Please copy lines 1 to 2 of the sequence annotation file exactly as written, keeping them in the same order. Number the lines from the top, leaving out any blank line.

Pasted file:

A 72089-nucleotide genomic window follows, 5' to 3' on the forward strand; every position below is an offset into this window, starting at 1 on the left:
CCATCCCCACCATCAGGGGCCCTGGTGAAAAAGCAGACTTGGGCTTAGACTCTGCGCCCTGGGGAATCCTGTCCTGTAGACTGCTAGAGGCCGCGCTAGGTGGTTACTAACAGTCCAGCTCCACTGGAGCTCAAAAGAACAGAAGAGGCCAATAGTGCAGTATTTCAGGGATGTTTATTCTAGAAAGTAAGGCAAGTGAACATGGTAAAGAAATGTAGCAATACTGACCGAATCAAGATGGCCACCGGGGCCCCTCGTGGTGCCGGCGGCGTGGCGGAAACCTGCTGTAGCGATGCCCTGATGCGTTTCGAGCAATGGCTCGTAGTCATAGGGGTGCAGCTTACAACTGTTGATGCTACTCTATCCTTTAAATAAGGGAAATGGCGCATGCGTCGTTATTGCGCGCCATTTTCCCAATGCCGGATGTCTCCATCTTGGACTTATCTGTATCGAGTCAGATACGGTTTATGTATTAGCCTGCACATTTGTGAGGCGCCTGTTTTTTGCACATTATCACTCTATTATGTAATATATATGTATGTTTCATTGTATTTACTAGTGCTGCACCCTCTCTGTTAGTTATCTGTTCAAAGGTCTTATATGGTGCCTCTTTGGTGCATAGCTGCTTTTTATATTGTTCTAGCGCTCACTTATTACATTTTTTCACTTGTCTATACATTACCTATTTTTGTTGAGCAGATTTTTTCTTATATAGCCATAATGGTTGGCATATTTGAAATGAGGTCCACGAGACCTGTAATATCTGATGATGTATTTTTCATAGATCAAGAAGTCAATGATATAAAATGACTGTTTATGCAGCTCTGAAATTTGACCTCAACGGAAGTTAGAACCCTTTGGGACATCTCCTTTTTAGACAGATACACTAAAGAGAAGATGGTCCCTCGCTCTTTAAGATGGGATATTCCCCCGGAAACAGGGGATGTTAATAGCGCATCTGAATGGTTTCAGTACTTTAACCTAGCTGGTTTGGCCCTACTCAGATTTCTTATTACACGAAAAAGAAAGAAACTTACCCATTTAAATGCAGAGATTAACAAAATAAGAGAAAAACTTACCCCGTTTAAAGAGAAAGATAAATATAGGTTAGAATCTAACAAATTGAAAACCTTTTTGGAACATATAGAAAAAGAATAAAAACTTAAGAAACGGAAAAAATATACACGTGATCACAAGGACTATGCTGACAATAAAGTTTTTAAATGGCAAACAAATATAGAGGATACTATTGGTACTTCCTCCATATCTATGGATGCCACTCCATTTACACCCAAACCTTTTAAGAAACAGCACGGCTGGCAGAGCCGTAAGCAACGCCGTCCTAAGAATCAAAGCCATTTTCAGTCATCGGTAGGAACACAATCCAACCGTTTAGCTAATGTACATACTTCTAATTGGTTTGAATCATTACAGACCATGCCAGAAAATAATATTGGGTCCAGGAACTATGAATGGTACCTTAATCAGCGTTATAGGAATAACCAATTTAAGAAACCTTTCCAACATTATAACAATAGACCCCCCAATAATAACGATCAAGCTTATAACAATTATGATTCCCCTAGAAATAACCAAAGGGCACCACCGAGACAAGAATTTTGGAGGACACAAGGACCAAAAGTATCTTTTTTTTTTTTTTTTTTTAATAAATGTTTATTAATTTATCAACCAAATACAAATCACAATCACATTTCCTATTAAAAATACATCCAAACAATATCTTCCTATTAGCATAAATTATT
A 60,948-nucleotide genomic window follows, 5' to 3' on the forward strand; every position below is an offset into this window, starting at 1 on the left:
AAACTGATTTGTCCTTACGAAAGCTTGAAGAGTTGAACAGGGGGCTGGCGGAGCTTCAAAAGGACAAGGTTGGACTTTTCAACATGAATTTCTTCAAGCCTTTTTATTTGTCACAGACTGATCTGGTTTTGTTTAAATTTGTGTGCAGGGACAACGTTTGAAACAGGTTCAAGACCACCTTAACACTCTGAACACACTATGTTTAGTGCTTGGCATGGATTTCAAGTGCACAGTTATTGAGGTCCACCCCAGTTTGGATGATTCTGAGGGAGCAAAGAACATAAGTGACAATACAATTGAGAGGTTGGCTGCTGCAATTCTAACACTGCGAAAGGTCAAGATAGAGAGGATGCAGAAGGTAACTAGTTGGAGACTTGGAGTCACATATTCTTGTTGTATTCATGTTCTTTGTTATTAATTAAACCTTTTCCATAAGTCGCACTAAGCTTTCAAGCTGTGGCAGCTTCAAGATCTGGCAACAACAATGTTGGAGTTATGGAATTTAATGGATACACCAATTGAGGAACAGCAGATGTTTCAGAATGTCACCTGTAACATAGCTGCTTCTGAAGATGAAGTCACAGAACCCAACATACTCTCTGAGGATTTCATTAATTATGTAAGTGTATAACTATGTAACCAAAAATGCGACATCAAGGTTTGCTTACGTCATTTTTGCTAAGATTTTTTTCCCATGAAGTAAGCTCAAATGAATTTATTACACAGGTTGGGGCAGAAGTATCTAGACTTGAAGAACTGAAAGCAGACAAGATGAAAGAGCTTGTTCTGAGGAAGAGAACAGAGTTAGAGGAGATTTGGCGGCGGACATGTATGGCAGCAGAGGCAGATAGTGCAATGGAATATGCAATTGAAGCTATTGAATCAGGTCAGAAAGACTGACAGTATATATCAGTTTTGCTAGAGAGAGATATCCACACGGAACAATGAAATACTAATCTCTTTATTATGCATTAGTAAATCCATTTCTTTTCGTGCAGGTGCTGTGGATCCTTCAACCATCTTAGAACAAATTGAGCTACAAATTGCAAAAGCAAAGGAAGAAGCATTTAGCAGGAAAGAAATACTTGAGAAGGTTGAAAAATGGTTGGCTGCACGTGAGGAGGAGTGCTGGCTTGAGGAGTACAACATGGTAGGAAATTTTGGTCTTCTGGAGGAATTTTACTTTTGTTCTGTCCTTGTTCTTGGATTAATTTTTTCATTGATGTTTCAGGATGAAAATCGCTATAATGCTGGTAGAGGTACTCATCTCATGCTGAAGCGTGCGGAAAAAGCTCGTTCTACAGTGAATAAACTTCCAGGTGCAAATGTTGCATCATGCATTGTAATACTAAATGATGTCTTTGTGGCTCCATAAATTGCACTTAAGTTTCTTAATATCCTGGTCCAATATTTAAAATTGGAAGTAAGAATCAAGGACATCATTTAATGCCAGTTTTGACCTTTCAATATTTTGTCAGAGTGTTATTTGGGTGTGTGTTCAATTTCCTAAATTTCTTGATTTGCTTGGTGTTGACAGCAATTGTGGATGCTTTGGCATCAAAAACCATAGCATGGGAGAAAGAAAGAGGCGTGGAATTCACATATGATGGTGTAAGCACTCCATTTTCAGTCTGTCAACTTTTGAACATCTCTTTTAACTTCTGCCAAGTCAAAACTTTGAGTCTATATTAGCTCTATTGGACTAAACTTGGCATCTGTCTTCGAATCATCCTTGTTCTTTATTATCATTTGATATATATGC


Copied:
A 72089-nucleotide genomic window follows, 5' to 3' on the forward strand; every position below is an offset into this window, starting at 1 on the left:
CCATCCCCACCATCAGGGGCCCTGGTGAAAAAGCAGACTTGGGCTTAGACTCTGCGCCCTGGGGAATCCTGTCCTGTAGACTGCTAGAGGCCGCGCTAGGTGGTTACTAACAGTCCAGCTCCACTGGAGCTCAAAAGAACAGAAGAGGCCAATAGTGCAGTATTTCAGGGATGTTTATTCTAGAAAGTAAGGCAAGTGAACATGGTAAAGAAATGTAGCAATACTGACCGAATCAAGATGGCCACCGGGGCCCCTCGTGGTGCCGGCGGCGTGGCGGAAACCTGCTGTAGCGATGCCCTGATGCGTTTCGAGCAATGGCTCGTAGTCATAGGGGTGCAGCTTACAACTGTTGATGCTACTCTATCCTTTAAATAAGGGAAATGGCGCATGCGTCGTTATTGCGCGCCATTTTCCCAATGCCGGATGTCTCCATCTTGGACTTATCTGTATCGAGTCAGATACGGTTTATGTATTAGCCTGCACATTTGTGAGGCGCCTGTTTTTTGCACATTATCACTCTATTATGTAATATATATGTATGTTTCATTGTATTTACTAGTGCTGCACCCTCTCTGTTAGTTATCTGTTCAAAGGTCTTATATGGTGCCTCTTTGGTGCATAGCTGCTTTTTATATTGTTCTAGCGCTCACTTATTACATTTTTTCACTTGTCTATACATTACCTATTTTTGTTGAGCAGATTTTTTCTTATATAGCCATAATGGTTGGCATATTTGAAATGAGGTCCACGAGACCTGTAATATCTGATGATGTATTTTTCATAGATCAAGAAGTCAATGATATAAAATGACTGTTTATGCAGCTCTGAAATTTGACCTCAACGGAAGTTAGAACCCTTTGGGACATCTCCTTTTTAGACAGATACACTAAAGAGAAGATGGTCCCTCGCTCTTTAAGATGGGATATTCCCCCGGAAACAGGGGATGTTAATAGCGCATCTGAATGGTTTCAGTACTTTAACCTAGCTGGTTTGGCCCTACTCAGATTTCTTATTACACGAAAAAGAAAGAAACTTACCCATTTAAATGCAGAGATTAACAAAATAAGAGAAAAACTTACCCCGTTTAAAGAGAAAGATAAATATAGGTTAGAATCTAACAAATTGAAAACCTTTTTGGAACATATAGAAAAAGAATAAAAACTTAAGAAACGGAAAAAATATACACGTGATCACAAGGACTATGCTGACAATAAAGTTTTTAAATGGCAAACAAATATAGAGGATACTATTGGTACTTCCTCCATATCTATGGATGCCACTCCATTTACACCCAAACCTTTTAAGAAACAGCACGGCTGGCAGAGCCGTAAGCAACGCCGTCCTAAGAATCAAAGCCATTTTCAGTCATCGGTAGGAACACAATCCAACCGTTTAGCTAATGTACATACTTCTAATTGGTTTGAATCATTACAGACCATGCCAGAAAATAATATTGGGTCCAGGAACTATGAATGGTACCTTAATCAGCGTTATAGGAATAACCAATTTAAGAAACCTTTCCAACATTATAACAATAGACCCCCCAATAATAACGATCAAGCTTATAACAATTATGATTCCCCTAGAAATAACCAAAGGGCACCACCGAGACAAGAATTTTGGAGGACACAAGGACCAAAAGTATCTTTTTTTTTTTTTTTTTTTAATAAATGTTTATTAATTTATCAACCAAATACAAATCACAATCACATTTCCTATTAAAAATACATCCAAACAATATCTTCCTATTAGCATAAATTATT